"Igor's Mansion" aka "The Four Winds", the house that Alice Pearmain built on the side of the mountain.
This concrete house was built on the side of Nobscot mountain at the turn of the 20th century by Alice Upton Pearmain. It was demolished so don't go looking for it.
Alice Pearmain went to school at Wellesley college (class of 1883). Back then, she was known as Alice Upton. In 1886, she became Alice Pearmain as she married Sumner Pearmain of Boston, a banker and broker. Alice was the mother of four children. Her oldest son, William Robert Pearmain, was a painter. Apparently, he was good buddy with George de Forest Brush.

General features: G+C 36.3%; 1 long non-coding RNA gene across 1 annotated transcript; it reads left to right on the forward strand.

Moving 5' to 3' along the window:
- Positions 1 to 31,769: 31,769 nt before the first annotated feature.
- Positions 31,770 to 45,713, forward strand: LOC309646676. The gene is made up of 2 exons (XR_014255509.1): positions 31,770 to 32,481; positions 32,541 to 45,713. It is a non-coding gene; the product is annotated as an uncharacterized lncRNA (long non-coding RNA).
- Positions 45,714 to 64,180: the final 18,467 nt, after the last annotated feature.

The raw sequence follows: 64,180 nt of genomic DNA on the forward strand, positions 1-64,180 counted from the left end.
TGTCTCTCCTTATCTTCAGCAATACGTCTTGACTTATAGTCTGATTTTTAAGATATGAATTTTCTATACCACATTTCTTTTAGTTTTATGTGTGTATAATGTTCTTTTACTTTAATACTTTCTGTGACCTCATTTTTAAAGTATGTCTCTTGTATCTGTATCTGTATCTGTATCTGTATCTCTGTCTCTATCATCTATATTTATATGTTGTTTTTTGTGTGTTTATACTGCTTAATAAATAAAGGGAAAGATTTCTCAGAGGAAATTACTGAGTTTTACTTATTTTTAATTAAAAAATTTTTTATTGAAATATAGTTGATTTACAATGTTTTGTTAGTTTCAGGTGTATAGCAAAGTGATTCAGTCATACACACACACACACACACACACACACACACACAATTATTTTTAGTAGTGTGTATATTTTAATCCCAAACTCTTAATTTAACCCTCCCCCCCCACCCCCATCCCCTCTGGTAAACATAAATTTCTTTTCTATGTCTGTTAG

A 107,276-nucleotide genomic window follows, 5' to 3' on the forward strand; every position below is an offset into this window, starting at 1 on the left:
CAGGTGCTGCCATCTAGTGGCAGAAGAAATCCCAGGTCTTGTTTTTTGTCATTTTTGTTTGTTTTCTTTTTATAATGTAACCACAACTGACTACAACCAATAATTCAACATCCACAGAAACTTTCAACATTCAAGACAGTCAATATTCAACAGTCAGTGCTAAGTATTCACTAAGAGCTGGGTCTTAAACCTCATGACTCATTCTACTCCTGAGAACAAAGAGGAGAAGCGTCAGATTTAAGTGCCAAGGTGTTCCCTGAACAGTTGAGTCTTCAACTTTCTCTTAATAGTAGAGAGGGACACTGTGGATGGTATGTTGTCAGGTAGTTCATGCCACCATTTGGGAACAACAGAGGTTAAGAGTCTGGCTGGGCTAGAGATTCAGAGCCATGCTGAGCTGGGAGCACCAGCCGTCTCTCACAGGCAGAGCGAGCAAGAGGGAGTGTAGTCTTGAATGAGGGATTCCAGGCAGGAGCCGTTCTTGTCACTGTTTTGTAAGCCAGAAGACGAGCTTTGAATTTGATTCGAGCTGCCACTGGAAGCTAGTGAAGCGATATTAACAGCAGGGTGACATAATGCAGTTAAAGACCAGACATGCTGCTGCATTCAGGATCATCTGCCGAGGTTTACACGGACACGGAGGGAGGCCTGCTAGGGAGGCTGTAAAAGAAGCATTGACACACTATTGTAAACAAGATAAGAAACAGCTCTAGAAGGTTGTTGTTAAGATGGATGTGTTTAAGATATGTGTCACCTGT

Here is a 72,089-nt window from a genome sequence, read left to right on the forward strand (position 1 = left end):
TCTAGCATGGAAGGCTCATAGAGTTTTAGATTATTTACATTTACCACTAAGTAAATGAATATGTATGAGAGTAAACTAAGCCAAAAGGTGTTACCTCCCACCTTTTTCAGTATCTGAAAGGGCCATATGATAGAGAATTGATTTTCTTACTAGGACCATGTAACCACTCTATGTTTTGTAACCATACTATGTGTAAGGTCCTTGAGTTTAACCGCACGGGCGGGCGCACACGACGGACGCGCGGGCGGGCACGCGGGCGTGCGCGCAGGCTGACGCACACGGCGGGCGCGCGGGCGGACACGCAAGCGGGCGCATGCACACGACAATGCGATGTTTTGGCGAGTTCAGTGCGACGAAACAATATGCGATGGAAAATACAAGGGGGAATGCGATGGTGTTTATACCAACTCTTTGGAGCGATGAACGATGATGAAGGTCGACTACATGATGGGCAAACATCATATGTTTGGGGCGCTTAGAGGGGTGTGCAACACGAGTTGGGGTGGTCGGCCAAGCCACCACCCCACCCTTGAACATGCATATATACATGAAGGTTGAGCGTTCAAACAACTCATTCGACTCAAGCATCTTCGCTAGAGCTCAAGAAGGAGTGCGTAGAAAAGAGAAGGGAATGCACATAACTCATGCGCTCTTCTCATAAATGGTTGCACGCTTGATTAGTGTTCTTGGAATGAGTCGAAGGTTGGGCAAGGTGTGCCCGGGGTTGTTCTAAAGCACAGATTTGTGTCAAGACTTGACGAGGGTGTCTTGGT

The house was designed by Alice Pearmain herself and built by Benj. A. Howes, Engineer.
Blueprints of Alice Pearman's house in Framingham. From "Concrete country residences" By "Atlas Portland Cement Company".
In the above article, we learn that "Four Winds" was located on Wayside Inn Road and that it was inhabited, at least, part-time. That concrete house was featured in architectural magazines as some kind of wonder of the modern world. Surely, somebody out there knows the why of its demise. Concrete houses are fairly common in old Europe but failed to catch on in the US, probably because wood is widely available, easy to work on, and quite cheap. Here, it seems that they (the designer and builder) might have a gone a tad overboard and used a little bit too much of the concrete.